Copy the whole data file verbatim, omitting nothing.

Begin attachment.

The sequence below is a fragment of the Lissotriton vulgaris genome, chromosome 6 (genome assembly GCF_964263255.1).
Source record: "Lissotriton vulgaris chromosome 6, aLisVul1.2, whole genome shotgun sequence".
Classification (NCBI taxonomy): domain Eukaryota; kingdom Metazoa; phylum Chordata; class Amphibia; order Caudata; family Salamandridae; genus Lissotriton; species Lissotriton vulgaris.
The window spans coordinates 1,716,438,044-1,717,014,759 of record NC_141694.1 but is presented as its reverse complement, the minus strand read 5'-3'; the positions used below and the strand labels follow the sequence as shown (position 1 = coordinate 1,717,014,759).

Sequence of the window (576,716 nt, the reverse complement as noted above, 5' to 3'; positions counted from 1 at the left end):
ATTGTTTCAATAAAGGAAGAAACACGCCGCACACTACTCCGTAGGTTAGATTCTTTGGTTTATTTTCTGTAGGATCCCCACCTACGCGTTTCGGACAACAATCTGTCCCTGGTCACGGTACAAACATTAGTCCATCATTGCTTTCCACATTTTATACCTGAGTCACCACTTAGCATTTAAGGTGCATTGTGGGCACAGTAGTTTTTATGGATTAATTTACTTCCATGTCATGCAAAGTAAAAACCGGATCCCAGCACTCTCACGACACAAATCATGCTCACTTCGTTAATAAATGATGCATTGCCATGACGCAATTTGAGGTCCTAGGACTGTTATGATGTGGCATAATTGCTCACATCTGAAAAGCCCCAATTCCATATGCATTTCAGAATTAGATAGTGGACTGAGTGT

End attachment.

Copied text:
The sequence below is a fragment of the Lissotriton vulgaris genome, chromosome 6 (genome assembly GCF_964263255.1).
Source record: "Lissotriton vulgaris chromosome 6, aLisVul1.2, whole genome shotgun sequence".
Classification (NCBI taxonomy): domain Eukaryota; kingdom Metazoa; phylum Chordata; class Amphibia; order Caudata; family Salamandridae; genus Lissotriton; species Lissotriton vulgaris.
The window spans coordinates 1,716,438,044-1,717,014,759 of record NC_141694.1 but is presented as its reverse complement, the minus strand read 5'-3'; the positions used below and the strand labels follow the sequence as shown (position 1 = coordinate 1,717,014,759).

Sequence of the window (576,716 nt, the reverse complement as noted above, 5' to 3'; positions counted from 1 at the left end):
ATTGTTTCAATAAAGGAAGAAACACGCCGCACACTACTCCGTAGGTTAGATTCTTTGGTTTATTTTCTGTAGGATCCCCACCTACGCGTTTCGGACAACAATCTGTCCCTGGTCACGGTACAAACATTAGTCCATCATTGCTTTCCACATTTTATACCTGAGTCACCACTTAGCATTTAAGGTGCATTGTGGGCACAGTAGTTTTTATGGATTAATTTACTTCCATGTCATGCAAAGTAAAAACCGGATCCCAGCACTCTCACGACACAAATCATGCTCACTTCGTTAATAAATGATGCATTGCCATGACGCAATTTGAGGTCCTAGGACTGTTATGATGTGGCATAATTGCTCACATCTGAAAAGCCCCAATTCCATATGCATTTCAGAATTAGATAGTGGACTGAGTGT